General Facts About Lyme Disease and Its Origin

General Facts About Lyme Disease and Its Origin

Lyme disease is a bacterial infection that’s caused by ticks prevalent in deer. The official name is Borrelia burgdorferi which is a type of bacterium called a spirochete. When a tick is infected with the spirochete it can be passed on to both humans and animals (other than deer) when bitten. If the infection is not spotted or it is spotted and not treated, the bacterium travels through the bloodstream until it reaches various body tissues and will start to establish itself there. In some cases, the symptoms can be incredibly severe.

In its earlier stages, Lyme disease will show up on the skin however, it is known as an inflammatory infection which will soon spread from the skin to the nervous system, various joints in the body and in its later stages to other organs in the body. For the most part this disease can be treated fairly easily with antibiotics but, only when caught in its earlier stages.

Lyme disease is also a pretty personal infection in that each patient reacts differently. Different symptoms will be more prevalent in some patients compared to others. The disease may also progress more slowly in some patients. This is why it can be a challenge for doctors to diagnose and treat. There are also limitations on what a blood test will tell a doctor simply because of the way Lyme disease will manifest in any one patient.

This infection is actually more common than most people think with a reported 150,000 cases to the Center of Disease Control since 1982. Its more often found in the Upper Mid-West and North Eastern parts of the USA because this where this particular breed of ticks preferred host lives. This being deer and white footed mice which tend to be in fairly close proximity to humans.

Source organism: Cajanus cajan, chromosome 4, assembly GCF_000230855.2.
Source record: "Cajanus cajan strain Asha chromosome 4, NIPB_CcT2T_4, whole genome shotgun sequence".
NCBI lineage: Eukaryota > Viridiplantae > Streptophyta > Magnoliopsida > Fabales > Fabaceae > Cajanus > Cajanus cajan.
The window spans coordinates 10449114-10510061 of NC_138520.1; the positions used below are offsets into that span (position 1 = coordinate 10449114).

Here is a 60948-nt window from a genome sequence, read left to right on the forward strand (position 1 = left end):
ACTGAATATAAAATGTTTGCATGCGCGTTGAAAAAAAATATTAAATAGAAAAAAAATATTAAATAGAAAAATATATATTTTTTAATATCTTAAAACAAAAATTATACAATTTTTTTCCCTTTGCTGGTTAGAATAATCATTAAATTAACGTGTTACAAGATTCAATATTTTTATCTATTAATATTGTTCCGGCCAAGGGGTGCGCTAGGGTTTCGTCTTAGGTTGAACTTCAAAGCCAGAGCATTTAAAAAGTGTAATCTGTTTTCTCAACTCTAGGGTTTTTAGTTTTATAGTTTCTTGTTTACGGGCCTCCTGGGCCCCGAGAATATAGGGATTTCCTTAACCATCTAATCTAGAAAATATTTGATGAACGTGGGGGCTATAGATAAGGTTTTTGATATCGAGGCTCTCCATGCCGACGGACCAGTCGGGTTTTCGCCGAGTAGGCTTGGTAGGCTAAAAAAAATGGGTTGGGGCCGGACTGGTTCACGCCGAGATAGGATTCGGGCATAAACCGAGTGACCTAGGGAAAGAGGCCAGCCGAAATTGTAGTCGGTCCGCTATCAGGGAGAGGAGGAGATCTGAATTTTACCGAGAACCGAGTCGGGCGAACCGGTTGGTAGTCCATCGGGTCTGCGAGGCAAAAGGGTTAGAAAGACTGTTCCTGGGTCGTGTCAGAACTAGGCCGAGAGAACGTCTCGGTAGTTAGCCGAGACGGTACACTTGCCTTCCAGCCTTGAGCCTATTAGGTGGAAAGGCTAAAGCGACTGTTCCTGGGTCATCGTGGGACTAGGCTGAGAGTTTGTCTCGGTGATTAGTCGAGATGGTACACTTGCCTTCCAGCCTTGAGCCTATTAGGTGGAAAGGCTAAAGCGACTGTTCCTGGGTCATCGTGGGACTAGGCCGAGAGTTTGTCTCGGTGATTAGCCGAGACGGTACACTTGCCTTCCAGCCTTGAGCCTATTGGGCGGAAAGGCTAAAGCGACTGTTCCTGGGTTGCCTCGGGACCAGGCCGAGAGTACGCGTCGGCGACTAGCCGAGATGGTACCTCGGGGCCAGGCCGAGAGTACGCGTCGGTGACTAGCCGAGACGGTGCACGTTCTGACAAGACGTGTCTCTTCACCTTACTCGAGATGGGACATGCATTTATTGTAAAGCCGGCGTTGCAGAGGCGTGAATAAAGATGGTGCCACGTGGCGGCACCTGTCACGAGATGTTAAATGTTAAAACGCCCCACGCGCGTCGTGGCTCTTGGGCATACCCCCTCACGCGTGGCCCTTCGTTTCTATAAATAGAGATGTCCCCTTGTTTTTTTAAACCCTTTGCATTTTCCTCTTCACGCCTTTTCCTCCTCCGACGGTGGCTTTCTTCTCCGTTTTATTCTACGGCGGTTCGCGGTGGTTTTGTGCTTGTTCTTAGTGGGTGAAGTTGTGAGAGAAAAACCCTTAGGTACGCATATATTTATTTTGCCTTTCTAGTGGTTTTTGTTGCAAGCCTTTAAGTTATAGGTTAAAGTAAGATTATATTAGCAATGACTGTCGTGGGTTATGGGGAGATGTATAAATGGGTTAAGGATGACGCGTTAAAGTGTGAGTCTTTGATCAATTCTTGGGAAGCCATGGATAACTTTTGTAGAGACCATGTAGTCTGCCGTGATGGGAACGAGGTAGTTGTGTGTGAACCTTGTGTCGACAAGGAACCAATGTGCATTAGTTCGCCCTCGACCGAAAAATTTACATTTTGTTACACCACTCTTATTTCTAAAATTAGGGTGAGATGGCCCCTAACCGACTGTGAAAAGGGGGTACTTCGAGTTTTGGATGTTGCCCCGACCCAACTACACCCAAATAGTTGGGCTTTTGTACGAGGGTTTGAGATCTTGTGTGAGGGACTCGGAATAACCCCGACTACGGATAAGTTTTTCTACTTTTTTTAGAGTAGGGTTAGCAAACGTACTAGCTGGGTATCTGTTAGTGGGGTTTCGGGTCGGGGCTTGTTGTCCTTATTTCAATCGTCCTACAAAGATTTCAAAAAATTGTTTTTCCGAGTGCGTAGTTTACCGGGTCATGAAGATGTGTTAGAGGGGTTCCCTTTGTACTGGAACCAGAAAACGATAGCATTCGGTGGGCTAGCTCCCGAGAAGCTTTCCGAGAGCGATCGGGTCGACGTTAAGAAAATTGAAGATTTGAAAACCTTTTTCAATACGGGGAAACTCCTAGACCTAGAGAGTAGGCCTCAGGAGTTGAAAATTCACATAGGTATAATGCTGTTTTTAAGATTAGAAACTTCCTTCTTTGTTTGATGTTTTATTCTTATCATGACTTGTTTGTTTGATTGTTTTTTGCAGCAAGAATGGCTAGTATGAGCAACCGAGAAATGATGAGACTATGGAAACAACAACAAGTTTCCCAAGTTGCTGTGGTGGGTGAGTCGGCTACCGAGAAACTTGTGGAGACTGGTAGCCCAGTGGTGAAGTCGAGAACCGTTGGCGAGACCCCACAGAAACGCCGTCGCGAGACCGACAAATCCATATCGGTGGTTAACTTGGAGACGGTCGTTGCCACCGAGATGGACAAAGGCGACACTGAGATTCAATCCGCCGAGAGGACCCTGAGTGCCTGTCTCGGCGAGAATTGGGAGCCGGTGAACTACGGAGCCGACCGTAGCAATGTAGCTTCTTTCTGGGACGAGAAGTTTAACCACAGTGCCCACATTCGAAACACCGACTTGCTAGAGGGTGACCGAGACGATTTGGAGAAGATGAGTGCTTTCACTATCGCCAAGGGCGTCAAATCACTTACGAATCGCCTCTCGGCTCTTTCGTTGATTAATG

For people that are around this sort of environment on a regular basis where these animals can be found its important that you check yourself for ticks. If one is found, there is no real cause for alarm unless it has been attached to the skin from between 36-48 hours. You can tell this if the ticks body looks swollen. This means it has already managed to gorge itself on blood and could have had the chance to transmit the bacterium carrying Lyme disease into your system.

If a tick is found, it should be removed immediately and due to the way they attach themselves to the body, this is best done by a medical professional. At this stage, they will also be able to look for signs that you may have contracted LD. This could be a red rash that has surrounded the tick bite, joint pains or flu-like symptoms. The latter two symptoms however, may not appear until at least one month after the tick has been removed.

For anyone who is unlucky enough to suffer from Lyme disease there may be instances when symptoms can still arise even after treatment has been completed and, they can manifest for many years afterwards. However, this should be considered something of an annoyance rather than anything life threatening.

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